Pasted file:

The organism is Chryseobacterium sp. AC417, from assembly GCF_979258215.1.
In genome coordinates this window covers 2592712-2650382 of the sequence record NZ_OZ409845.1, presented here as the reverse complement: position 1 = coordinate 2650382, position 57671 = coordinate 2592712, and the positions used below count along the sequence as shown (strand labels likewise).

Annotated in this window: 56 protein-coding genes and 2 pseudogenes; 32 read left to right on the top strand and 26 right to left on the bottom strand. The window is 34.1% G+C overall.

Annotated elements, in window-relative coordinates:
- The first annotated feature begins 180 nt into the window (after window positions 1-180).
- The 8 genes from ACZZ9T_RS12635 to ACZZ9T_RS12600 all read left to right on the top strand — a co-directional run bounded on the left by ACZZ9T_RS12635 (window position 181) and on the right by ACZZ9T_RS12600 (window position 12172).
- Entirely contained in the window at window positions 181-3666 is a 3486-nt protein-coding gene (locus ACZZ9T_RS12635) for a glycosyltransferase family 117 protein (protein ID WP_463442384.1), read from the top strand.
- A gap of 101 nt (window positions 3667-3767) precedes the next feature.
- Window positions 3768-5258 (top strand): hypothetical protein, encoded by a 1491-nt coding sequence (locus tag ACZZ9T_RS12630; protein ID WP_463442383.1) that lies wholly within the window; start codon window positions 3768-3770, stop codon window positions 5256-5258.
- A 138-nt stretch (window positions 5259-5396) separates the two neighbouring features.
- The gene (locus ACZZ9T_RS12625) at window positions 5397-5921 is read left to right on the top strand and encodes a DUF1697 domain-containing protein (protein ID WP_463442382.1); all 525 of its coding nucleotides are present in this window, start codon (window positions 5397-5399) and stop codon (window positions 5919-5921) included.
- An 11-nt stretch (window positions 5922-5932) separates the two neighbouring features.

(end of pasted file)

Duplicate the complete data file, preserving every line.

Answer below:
The organism is Chryseobacterium sp. AC417, from assembly GCF_979258215.1.
In genome coordinates this window covers 2592712-2650382 of the sequence record NZ_OZ409845.1, presented here as the reverse complement: position 1 = coordinate 2650382, position 57671 = coordinate 2592712, and the positions used below count along the sequence as shown (strand labels likewise).

Annotated in this window: 56 protein-coding genes and 2 pseudogenes; 32 read left to right on the top strand and 26 right to left on the bottom strand. The window is 34.1% G+C overall.

Annotated elements, in window-relative coordinates:
- The first annotated feature begins 180 nt into the window (after window positions 1-180).
- The 8 genes from ACZZ9T_RS12635 to ACZZ9T_RS12600 all read left to right on the top strand — a co-directional run bounded on the left by ACZZ9T_RS12635 (window position 181) and on the right by ACZZ9T_RS12600 (window position 12172).
- Entirely contained in the window at window positions 181-3666 is a 3486-nt protein-coding gene (locus ACZZ9T_RS12635) for a glycosyltransferase family 117 protein (protein ID WP_463442384.1), read from the top strand.
- A gap of 101 nt (window positions 3667-3767) precedes the next feature.
- Window positions 3768-5258 (top strand): hypothetical protein, encoded by a 1491-nt coding sequence (locus tag ACZZ9T_RS12630; protein ID WP_463442383.1) that lies wholly within the window; start codon window positions 3768-3770, stop codon window positions 5256-5258.
- A 138-nt stretch (window positions 5259-5396) separates the two neighbouring features.
- The gene (locus ACZZ9T_RS12625) at window positions 5397-5921 is read left to right on the top strand and encodes a DUF1697 domain-containing protein (protein ID WP_463442382.1); all 525 of its coding nucleotides are present in this window, start codon (window positions 5397-5399) and stop codon (window positions 5919-5921) included.
- An 11-nt stretch (window positions 5922-5932) separates the two neighbouring features.